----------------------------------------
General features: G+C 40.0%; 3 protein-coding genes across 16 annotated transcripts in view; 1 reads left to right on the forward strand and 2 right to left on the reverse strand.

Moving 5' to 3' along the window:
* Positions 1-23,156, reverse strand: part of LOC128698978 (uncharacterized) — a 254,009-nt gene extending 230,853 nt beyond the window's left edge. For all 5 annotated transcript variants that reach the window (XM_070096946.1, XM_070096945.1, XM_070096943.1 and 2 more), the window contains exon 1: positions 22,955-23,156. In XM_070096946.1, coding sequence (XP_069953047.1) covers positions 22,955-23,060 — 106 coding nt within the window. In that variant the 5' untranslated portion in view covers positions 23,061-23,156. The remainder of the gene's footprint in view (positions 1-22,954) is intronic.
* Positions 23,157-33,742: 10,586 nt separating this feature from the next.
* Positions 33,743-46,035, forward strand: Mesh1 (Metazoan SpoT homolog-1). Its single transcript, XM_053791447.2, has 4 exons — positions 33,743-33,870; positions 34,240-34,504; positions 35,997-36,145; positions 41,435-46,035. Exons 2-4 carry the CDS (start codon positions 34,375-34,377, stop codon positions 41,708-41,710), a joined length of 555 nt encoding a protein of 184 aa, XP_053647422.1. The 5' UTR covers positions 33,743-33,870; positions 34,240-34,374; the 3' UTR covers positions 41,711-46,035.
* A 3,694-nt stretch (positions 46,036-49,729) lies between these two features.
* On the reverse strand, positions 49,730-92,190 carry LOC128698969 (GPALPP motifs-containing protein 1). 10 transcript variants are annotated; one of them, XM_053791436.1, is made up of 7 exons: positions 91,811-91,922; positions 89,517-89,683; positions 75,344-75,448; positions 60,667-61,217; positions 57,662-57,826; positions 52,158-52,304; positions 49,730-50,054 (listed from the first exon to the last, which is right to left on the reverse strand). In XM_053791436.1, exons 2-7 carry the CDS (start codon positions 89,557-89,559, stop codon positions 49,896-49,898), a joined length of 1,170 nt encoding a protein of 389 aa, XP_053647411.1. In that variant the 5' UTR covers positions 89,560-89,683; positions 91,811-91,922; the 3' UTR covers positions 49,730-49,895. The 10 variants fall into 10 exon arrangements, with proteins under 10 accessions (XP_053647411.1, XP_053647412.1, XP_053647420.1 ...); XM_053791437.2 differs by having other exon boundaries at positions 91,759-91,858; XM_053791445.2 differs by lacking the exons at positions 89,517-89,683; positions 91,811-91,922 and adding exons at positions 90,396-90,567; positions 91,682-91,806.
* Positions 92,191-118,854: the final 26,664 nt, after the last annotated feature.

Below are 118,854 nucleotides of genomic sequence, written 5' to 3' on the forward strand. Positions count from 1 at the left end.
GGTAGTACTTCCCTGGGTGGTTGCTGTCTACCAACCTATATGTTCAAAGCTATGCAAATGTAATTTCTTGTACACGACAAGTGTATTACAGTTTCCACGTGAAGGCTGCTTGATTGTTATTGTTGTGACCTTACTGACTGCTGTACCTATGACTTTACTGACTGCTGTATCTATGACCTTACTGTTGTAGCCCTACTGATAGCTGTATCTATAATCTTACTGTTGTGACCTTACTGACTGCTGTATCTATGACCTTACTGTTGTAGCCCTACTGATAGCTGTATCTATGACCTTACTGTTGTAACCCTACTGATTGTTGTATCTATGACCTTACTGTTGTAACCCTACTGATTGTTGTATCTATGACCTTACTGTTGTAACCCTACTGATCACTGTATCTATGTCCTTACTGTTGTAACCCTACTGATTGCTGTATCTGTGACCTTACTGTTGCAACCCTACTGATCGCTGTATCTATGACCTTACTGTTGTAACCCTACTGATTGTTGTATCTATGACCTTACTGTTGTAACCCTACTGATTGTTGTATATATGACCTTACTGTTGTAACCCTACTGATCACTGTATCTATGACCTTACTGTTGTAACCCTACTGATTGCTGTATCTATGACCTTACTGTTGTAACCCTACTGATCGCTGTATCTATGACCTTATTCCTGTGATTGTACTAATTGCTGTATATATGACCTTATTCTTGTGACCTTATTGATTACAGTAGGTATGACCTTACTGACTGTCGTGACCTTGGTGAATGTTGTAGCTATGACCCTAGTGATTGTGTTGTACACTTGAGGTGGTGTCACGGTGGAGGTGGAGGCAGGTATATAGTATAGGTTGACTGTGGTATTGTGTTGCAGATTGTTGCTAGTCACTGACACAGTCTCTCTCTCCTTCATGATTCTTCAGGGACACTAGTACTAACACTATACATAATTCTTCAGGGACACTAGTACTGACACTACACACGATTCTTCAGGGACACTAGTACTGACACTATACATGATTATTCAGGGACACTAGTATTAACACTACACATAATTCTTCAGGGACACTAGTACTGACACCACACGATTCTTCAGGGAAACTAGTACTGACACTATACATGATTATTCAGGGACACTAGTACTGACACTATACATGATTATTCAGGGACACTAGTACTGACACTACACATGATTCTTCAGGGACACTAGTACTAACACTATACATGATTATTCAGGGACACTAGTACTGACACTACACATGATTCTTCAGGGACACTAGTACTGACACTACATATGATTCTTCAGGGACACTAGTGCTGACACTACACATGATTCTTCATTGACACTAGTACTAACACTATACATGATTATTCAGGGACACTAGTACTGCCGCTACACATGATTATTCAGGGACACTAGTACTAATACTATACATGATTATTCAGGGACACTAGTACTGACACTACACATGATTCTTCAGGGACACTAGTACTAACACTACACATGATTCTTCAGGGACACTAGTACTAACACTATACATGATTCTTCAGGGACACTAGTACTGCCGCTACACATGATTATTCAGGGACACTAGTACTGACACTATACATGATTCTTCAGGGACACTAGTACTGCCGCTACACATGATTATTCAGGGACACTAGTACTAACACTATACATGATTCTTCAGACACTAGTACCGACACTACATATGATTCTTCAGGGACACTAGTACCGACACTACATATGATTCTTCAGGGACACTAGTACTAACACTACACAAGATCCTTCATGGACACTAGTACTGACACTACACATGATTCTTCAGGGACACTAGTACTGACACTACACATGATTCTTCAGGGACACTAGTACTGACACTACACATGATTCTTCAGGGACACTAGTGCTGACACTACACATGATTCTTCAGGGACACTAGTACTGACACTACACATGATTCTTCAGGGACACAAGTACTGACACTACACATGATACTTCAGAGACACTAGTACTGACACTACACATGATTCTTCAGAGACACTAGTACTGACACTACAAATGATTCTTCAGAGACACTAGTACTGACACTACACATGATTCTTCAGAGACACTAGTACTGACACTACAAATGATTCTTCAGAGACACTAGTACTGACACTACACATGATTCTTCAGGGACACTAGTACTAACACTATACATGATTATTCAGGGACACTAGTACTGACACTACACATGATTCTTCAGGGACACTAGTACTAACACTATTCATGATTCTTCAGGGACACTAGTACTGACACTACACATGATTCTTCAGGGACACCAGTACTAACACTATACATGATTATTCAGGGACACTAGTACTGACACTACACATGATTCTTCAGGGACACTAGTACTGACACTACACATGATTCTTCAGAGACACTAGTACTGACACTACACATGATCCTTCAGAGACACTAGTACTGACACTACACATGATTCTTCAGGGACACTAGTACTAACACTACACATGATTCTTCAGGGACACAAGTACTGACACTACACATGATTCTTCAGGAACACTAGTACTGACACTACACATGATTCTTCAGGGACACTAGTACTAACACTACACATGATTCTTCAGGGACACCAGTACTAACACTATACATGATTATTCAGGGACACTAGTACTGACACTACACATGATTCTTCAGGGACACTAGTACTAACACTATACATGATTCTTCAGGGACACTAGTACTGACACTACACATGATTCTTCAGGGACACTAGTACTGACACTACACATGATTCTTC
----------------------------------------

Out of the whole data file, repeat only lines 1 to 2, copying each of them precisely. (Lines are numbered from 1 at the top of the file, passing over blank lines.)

General features: G+C 40.0%; 3 protein-coding genes across 16 annotated transcripts in view; 1 reads left to right on the forward strand and 2 right to left on the reverse strand.

Moving 5' to 3' along the window: